Photo by Takahashi Noboru
Their hair is dyed brown, a contrast to the traditional clothes they wear on stage when playing the tsugaru-jamisen. Their energetic music has earned them many young fans in Japan. The name of this duo is the Yoshida Kyodai. One meaning of kyodai is "brothers," and indeed they are brothers Yoshida Ryoichiro, 25, and Yoshida Ken-ichi, 22.
They play the shamisen, an ancient 3-stringed, lute-like instrument. The type they play is called a tsugaru-jamisen, which was developed in the snow country of northern Honshu. Compared to the regular shamisen, the tsugaru-jamisen has a thicker fingerboard and the strings are plucked with a larger plectrum. Players are known for their inspired improvisation.
"Sometimes we are accompanied by other types of instruments, like Japanese drums or percussion instruments from Peru, and we use rhythms you wouldn't hear in traditional Japanese folksongs. That's why our music is often labeled unorthodox, even more so than that of other tsugaru-jamisen players. We're carrying on the old traditions, but if we don't introduce new elements, young people will not be interested in our music. And our audience certainly likes what we do."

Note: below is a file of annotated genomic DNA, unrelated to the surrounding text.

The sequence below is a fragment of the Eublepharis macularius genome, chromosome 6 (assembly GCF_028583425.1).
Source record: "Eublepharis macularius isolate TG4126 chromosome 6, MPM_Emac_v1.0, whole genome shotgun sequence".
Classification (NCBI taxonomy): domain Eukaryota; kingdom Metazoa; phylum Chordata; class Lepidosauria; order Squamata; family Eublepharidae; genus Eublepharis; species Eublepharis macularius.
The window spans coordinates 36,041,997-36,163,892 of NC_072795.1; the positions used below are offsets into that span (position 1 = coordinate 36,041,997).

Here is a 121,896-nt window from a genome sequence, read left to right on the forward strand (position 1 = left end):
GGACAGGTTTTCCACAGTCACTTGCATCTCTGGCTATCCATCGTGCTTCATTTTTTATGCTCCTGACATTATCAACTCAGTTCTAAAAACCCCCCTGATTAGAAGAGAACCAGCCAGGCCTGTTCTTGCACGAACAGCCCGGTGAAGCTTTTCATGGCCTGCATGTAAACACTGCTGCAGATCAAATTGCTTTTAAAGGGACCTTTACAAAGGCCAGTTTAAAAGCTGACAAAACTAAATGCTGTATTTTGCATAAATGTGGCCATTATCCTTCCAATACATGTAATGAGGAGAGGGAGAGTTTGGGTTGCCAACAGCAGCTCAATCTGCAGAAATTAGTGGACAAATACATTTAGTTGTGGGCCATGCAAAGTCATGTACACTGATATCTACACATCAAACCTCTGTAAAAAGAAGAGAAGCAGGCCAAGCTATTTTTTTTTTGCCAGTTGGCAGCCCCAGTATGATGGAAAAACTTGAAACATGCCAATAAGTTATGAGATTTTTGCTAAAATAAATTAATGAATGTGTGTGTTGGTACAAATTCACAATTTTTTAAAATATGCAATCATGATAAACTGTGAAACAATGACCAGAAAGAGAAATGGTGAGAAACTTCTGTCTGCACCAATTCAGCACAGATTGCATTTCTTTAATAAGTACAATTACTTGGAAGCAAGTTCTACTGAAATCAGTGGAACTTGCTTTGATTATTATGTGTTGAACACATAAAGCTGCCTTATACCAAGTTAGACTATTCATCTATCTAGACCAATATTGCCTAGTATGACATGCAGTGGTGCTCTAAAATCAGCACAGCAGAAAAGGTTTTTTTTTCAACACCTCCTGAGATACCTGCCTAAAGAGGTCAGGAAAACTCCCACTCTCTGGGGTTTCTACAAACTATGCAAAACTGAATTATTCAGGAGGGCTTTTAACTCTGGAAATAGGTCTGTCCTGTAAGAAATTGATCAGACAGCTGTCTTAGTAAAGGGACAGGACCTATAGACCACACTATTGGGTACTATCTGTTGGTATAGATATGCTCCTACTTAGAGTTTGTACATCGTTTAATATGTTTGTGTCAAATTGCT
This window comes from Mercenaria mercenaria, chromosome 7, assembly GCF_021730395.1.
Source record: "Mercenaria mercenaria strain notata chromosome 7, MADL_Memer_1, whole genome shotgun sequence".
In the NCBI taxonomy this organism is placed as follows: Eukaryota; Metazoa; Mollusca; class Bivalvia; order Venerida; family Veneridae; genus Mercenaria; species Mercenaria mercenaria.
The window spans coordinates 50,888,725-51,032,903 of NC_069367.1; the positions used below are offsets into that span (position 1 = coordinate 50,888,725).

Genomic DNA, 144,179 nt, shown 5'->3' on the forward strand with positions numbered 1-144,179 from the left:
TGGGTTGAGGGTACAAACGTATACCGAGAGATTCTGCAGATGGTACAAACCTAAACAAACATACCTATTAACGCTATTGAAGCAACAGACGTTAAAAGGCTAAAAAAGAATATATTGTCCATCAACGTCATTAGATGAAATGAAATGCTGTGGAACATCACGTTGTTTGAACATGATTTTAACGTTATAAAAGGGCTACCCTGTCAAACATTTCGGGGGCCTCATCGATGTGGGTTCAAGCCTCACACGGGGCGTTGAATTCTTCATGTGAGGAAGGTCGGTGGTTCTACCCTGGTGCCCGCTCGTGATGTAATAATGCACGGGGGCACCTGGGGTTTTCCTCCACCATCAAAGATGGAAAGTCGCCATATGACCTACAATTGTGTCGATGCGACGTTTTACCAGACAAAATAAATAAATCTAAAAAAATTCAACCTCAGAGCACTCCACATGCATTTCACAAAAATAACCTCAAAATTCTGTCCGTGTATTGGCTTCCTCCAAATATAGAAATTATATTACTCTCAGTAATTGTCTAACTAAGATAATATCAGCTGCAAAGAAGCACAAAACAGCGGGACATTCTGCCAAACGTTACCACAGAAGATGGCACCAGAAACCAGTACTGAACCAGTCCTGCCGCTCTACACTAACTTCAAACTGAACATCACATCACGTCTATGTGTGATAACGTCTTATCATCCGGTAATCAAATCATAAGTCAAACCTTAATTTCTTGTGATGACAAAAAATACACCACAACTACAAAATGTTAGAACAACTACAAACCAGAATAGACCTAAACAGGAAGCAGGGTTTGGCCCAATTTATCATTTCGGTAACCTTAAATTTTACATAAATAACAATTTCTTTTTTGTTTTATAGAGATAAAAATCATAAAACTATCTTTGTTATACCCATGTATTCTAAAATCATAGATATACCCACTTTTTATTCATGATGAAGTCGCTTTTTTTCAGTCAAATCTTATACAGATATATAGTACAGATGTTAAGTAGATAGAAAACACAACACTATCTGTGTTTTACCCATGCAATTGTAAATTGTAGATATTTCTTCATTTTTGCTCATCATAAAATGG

Both brothers began learning the shamisen when they were 5. The older one, Ryoichiro, says, "Dad wanted to become a tsugaru-jamisen player, and he suggested we learn it. Our first teacher was a shamisen player in Hokkaido, where we were born." Before long they were turning into virtuosos, each in their own way, and by the time they were in junior and senior high school they were acclaimed as the best tsugaru-jamisen players in Hokkaido.
Although they were brothers and this was part of their fame, they performed separately for three years. Then they joined forces in 1999, called themselves the Yoshida Kyodai, and put out their first CD, Ibuki. This was followed by MOVE, then Soulful. In 2001, they won "Album of the Year" in the traditional Japanese music category at the 15th Japan Gold Disc awards. This is just one example of the acclaim they have earned for their original musical style.
"We perform 10 times a month on average 120 to 130 times a year, all over Japan. You'll see all age groups in the audience. Our first overseas concert after our CD debut was in France, in August 2002. We feel comfortable playing for non-Japanese people, because they think of our music as a new experience to enjoy.
"Our hopes for the future? To be accepted even more in Japan, and to perform often in other countries, including the United States."